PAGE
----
Great. That's helpful. And then just -- I mean, I realize that you're guiding based upon what the current political situation looks like. But if the tariff situation between the U.S.

and China goes away, does that -- or normalizes, does that impact your ability in any way at all to sort of like how you would get pricing for next year, i.e., would you not get as much pricing because you took some this year?

Olivier Filliol -- Chief Executive Officer

So if tariffs would go away, I would see an upside in our EPS and our margins. I feel like we kind of keep the current pricing power that we have. There are a few things that would -- we would reverse. But in general, there is a significant upside to EPS if the tariffs would really go away and particularly, because I would think that currencies might also change everyone there.

But what I would not automatically assume is that the top line would improve because of that. Again, I don't feel we lost business because of the trade war. Yes.

Derik De Bruin -- Bank of America Merrill Lynch -- Analyst

Great. Thank you very much.

Operator

Your next question comes from the line of Steve Willoughby from Cleveland Research.

Steve Willoughby -- Cleveland Research -- Analyst

Good evening, and thanks for taking my question. A couple for you. First, I guess, Shawn, just a few housekeeping items. I apologize if you did mention it, but have you -- did you provide specific operating margin, tax rate and share count guidance for next year?

Shawn Vadala -- Chief Financial Officer

I think so. But I don't mind going over it again. In terms of operating margin, we're looking at margin expansion excluding currency of 90 basis points. In terms of tax rate, we're assuming we maintain our rate of 20%.

And in terms of weighted average shares, we're estimating just over $24 million -- I mean 24 million shares.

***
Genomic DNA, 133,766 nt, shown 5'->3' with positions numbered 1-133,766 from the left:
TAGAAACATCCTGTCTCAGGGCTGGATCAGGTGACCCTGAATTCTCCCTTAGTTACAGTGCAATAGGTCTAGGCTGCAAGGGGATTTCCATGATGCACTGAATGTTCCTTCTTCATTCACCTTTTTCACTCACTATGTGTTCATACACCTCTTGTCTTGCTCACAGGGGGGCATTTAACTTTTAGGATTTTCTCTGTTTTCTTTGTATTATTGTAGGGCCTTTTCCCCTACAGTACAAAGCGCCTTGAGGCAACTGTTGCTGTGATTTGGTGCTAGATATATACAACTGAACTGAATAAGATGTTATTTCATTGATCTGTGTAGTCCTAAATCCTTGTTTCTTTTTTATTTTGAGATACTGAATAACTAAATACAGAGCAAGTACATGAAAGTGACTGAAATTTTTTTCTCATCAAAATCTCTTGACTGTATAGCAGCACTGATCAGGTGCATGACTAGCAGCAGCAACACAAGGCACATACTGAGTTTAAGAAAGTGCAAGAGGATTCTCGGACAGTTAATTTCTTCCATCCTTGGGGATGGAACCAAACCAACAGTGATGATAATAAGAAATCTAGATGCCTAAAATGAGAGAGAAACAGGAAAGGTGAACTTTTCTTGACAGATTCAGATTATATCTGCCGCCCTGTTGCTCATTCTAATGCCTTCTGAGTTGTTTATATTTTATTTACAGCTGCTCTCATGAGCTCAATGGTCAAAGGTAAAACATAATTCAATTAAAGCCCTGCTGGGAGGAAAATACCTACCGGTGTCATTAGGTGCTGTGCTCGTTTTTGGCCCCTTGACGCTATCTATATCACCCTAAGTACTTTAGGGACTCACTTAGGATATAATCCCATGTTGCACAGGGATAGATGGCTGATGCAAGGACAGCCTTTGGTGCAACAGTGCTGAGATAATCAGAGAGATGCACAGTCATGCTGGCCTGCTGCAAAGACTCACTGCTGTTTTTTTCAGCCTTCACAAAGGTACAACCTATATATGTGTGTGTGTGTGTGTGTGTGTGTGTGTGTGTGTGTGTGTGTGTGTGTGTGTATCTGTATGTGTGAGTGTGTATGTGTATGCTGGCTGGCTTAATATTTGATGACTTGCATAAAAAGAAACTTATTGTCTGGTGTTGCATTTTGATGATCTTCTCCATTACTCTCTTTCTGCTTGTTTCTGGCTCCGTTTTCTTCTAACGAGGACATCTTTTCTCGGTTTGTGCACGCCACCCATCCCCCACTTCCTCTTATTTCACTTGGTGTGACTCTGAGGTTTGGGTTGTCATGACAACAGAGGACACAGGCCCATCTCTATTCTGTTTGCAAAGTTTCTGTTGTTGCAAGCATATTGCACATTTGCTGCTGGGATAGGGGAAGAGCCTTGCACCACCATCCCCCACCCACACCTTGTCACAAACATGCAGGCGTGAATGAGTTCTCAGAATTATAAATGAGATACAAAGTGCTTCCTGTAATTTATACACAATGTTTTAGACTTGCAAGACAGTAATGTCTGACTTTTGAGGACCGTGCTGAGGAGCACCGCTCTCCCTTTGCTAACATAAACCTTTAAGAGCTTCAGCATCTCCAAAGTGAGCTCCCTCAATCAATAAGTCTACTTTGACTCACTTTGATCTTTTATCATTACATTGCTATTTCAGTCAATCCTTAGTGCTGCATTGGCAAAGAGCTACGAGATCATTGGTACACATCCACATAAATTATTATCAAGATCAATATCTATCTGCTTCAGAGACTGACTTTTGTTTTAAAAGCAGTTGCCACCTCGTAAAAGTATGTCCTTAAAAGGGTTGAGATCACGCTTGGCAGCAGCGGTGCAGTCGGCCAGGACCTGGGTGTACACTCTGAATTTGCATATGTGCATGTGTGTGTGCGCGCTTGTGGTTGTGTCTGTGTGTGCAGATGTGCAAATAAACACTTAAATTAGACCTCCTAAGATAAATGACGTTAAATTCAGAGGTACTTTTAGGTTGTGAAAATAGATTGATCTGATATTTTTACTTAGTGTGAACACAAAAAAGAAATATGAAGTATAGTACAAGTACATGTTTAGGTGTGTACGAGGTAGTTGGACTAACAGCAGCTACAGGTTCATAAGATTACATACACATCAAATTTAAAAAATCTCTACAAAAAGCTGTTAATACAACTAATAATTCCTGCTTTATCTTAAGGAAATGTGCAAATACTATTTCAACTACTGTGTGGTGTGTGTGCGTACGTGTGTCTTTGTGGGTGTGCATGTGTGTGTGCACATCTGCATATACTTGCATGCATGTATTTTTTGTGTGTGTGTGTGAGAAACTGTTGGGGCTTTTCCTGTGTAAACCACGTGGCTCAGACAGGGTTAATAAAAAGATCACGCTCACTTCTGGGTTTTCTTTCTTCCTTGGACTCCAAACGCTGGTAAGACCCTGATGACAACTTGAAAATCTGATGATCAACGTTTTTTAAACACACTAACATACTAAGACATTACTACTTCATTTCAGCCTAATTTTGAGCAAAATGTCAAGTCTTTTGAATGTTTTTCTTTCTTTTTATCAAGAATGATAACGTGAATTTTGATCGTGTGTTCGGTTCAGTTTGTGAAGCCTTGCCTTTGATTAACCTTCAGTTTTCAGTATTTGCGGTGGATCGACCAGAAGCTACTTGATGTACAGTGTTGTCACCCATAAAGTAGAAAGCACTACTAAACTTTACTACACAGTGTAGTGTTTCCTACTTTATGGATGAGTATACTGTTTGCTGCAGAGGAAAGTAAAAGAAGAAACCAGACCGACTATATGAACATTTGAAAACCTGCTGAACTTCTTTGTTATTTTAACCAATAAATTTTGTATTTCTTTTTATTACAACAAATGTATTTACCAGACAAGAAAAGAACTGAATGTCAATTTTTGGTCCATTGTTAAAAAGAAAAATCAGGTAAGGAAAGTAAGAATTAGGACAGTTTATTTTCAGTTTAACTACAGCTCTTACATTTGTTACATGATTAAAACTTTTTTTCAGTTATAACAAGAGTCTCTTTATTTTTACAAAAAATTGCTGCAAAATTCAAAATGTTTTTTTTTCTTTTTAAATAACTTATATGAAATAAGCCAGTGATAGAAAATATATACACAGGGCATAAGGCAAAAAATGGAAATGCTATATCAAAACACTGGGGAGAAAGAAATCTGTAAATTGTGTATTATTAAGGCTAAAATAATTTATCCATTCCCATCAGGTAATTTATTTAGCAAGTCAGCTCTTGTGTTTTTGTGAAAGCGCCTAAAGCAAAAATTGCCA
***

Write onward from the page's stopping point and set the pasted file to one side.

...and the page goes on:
Steve Willoughby -- Cleveland Research -- Analyst

Yes. Thank you. And then just a follow-up question maybe for Olivier. The product inspection business, if we take a little bit longer-term view, going back a few years, it was a business that consistently grew in the double-digit range.

And it's been closer to flattish or low-single-digit growth over the last two years. I understand that some of these customers are under financial pressures, but just wondering what your view is on kind of the longer-term potential growth in this business as I wasn't sure how much of the sales from customers are discretionary versus more kind of driven by regulation. Thanks so much.

Olivier Filliol -- Chief Executive Officer

Just to clarify, we might have had quarters with double-digit growth, but we are more high single digit. And the high single digit, sometimes in quarters, we can have a very big project and therefore, it can be the double digit. But medium term, long term, I expect us to have this mid- to high-single-digit growth in product inspection. It is driven because we have really an exceptional strong market position.